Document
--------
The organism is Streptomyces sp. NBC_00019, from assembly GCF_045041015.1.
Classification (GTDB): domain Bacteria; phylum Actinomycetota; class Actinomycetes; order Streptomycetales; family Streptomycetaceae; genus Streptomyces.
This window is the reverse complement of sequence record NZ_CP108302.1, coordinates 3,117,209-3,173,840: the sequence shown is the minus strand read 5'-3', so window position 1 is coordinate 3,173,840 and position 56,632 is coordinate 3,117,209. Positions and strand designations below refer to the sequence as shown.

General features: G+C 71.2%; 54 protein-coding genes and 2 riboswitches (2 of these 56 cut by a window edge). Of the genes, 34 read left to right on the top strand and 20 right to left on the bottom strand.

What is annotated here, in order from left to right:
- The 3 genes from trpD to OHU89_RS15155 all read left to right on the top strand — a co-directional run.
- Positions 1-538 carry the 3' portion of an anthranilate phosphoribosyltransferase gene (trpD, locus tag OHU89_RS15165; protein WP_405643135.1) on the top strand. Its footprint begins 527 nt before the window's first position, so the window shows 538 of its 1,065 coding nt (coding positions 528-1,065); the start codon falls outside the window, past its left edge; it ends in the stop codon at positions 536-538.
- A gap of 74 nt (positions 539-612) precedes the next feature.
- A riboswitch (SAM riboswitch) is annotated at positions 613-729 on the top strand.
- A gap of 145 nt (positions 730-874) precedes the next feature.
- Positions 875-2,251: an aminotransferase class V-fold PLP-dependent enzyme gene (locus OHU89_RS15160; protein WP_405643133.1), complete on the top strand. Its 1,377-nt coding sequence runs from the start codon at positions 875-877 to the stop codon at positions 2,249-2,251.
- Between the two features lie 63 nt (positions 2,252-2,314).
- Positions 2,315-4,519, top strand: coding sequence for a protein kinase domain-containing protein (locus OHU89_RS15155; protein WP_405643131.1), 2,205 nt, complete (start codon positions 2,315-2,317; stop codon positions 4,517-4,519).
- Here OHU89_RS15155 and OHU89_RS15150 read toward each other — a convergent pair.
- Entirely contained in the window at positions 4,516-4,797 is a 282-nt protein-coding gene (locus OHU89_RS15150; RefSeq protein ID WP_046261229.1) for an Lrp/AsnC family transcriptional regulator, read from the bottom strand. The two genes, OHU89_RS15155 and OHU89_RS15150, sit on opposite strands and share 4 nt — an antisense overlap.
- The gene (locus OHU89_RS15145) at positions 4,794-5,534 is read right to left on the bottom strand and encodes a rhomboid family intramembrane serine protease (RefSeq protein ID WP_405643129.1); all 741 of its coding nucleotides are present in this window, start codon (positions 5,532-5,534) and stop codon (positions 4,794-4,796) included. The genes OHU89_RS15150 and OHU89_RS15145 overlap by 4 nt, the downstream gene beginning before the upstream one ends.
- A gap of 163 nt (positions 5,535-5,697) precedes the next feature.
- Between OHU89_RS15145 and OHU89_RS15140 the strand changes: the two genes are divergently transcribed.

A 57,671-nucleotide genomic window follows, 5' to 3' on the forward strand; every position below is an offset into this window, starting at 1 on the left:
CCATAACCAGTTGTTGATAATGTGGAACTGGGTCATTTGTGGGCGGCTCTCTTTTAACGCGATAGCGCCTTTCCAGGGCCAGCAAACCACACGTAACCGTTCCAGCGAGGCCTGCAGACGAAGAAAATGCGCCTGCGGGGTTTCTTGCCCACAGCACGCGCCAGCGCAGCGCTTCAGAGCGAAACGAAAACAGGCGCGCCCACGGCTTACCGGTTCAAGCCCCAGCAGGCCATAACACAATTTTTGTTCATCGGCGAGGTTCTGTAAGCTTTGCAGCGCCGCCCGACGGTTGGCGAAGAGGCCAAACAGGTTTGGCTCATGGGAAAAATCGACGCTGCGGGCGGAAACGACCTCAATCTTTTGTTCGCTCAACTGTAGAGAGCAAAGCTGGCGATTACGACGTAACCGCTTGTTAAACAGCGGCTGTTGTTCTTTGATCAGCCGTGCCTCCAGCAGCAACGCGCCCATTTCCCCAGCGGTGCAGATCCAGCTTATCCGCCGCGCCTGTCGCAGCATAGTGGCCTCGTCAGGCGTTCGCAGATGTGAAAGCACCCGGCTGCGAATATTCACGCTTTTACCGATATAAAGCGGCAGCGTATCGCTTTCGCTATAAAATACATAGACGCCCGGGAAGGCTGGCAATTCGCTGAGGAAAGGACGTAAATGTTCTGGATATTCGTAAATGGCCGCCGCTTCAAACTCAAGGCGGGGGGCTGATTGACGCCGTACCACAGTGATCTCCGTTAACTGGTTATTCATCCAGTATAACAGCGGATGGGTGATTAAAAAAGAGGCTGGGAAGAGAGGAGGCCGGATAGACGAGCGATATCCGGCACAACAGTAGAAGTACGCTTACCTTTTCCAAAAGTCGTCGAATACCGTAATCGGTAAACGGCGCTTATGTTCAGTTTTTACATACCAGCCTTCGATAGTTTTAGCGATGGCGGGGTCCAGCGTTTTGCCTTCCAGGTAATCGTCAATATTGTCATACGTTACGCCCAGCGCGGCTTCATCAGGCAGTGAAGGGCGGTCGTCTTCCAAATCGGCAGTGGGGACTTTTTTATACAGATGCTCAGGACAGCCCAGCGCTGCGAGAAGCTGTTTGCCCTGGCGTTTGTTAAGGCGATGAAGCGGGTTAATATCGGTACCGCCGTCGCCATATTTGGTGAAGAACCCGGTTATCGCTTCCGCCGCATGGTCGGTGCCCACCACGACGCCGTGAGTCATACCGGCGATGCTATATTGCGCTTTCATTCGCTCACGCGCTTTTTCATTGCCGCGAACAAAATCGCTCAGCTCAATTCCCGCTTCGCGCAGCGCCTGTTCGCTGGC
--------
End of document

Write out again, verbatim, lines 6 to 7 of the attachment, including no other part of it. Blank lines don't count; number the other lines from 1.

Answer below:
- The 3 genes from trpD to OHU89_RS15155 all read left to right on the top strand — a co-directional run.
- Positions 1-538 carry the 3' portion of an anthranilate phosphoribosyltransferase gene (trpD, locus tag OHU89_RS15165; protein WP_405643135.1) on the top strand. Its footprint begins 527 nt before the window's first position, so the window shows 538 of its 1,065 coding nt (coding positions 528-1,065); the start codon falls outside the window, past its left edge; it ends in the stop codon at positions 536-538.